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Proceedings Paper

Spectral imaging of mouse skulls undergoing craniosynostosis
Author(s): Nicole J. Crane; Wei Wang; Michael A. Ignelzi; Michael D. Morris
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Paper Abstract

Craniosynostosis, the premature fusion of the skull bones at the sutures, is the second most common human birth defect that affects the face and skull. The top most flat bones that comprise the skull, or calvaria, are most often affected. We previously showed that treatment of mouse calvaria with FGF2-soaked beads leads to craniosynostosis. In this study we treated mouse calvaria with FGF2-soaked beads and then used Raman imaging to demonstrate the spatial distribution of apatitic mineral and matrix in the sutures. There was no difference between FGF2 treated and control calvaria in the type of mineral produced (a lightly carbonated apatite), however we did observe increased mineral deposition in FGF2 treated calvaria. Raman imaging has great promise to detect the earliest mineral and matrix changes that occur in craniosynostosis.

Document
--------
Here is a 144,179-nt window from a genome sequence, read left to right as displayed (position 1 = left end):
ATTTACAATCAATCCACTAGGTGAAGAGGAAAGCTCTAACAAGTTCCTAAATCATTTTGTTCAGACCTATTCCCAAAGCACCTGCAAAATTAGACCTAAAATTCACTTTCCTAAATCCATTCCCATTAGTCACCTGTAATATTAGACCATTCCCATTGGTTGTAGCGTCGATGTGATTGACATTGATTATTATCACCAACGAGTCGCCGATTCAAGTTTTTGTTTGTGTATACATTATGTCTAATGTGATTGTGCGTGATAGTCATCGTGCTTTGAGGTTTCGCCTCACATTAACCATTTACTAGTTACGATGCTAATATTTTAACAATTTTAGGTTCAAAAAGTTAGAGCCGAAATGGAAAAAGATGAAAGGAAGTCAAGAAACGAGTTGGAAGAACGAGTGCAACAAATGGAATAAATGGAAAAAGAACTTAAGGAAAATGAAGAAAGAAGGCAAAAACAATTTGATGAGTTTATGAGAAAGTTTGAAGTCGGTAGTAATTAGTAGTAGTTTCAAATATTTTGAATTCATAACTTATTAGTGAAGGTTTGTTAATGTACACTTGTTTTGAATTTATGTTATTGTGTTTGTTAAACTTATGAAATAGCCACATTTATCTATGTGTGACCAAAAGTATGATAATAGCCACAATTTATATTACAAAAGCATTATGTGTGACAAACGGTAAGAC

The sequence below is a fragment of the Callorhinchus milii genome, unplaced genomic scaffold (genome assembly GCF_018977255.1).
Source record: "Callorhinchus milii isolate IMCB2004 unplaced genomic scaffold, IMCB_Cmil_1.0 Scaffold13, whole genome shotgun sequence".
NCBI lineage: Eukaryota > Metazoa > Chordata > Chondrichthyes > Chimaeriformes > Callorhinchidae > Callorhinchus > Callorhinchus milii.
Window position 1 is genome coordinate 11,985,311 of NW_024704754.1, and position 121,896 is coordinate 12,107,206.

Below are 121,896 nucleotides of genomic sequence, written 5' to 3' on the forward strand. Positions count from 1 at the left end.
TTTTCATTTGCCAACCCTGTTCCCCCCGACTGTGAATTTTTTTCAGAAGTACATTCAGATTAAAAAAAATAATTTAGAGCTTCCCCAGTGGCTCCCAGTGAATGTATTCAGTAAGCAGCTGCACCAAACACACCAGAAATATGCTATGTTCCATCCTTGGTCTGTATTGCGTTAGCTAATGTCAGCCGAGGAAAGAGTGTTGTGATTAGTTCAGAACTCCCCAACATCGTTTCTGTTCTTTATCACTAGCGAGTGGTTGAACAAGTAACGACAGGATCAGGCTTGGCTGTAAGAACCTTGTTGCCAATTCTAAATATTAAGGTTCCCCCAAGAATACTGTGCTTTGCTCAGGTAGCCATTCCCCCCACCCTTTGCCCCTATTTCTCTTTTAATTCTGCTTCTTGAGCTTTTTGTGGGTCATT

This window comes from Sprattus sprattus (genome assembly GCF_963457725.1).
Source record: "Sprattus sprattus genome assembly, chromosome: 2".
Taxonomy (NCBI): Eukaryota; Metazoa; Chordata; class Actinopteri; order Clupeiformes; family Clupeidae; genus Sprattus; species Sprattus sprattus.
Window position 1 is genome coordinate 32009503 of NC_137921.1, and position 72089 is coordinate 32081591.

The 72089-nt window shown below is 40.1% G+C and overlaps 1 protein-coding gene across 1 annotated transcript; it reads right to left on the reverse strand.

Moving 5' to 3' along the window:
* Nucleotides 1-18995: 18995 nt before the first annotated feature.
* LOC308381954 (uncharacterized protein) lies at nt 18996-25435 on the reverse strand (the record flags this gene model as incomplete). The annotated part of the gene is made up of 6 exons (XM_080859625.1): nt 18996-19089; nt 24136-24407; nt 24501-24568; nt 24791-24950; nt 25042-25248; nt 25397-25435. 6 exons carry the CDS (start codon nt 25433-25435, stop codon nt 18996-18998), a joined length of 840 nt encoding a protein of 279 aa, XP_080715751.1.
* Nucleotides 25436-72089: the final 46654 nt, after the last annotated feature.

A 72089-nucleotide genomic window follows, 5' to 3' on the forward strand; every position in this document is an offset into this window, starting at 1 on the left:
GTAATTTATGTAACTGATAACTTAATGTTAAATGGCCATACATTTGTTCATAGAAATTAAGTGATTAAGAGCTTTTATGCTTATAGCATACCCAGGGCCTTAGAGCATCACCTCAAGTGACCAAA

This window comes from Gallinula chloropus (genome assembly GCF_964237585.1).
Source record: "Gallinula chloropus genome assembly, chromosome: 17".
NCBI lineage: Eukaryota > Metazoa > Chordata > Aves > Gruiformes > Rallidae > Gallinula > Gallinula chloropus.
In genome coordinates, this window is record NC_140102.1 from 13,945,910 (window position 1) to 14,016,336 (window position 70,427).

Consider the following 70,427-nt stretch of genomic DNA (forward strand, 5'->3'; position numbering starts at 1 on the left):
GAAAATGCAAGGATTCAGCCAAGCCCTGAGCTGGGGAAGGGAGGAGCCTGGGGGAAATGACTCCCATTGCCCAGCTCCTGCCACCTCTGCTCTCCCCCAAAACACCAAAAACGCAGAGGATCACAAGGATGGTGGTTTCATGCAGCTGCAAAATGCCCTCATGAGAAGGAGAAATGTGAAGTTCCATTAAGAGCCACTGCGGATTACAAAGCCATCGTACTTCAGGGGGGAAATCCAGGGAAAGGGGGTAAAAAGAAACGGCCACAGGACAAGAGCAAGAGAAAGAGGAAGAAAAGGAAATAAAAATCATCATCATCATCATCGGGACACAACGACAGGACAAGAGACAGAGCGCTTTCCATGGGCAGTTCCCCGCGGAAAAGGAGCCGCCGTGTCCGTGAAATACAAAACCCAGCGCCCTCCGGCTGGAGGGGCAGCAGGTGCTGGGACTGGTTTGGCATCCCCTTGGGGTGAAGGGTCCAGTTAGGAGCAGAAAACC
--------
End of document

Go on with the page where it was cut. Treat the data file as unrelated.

Paper Details

Date Published: 2 July 2003
PDF: 9 pages
Proc. SPIE 4959, Spectral Imaging: Instrumentation, Applications, and Analysis II, (2 July 2003); doi: 10.1117/12.477939
Show Author Affiliations
Nicole J. Crane, Univ. of Michigan (United States)
Wei Wang, Univ. of Michigan (United States)
Michael A. Ignelzi, Univ. of Michigan (United States)
Michael D. Morris, Univ. of Michigan (United States)


Published in SPIE Proceedings Vol. 4959:
Spectral Imaging: Instrumentation, Applications, and Analysis II
Richard M. Levenson; Gregory H. Bearman; Anita Mahadevan-Jansen, Editor(s)

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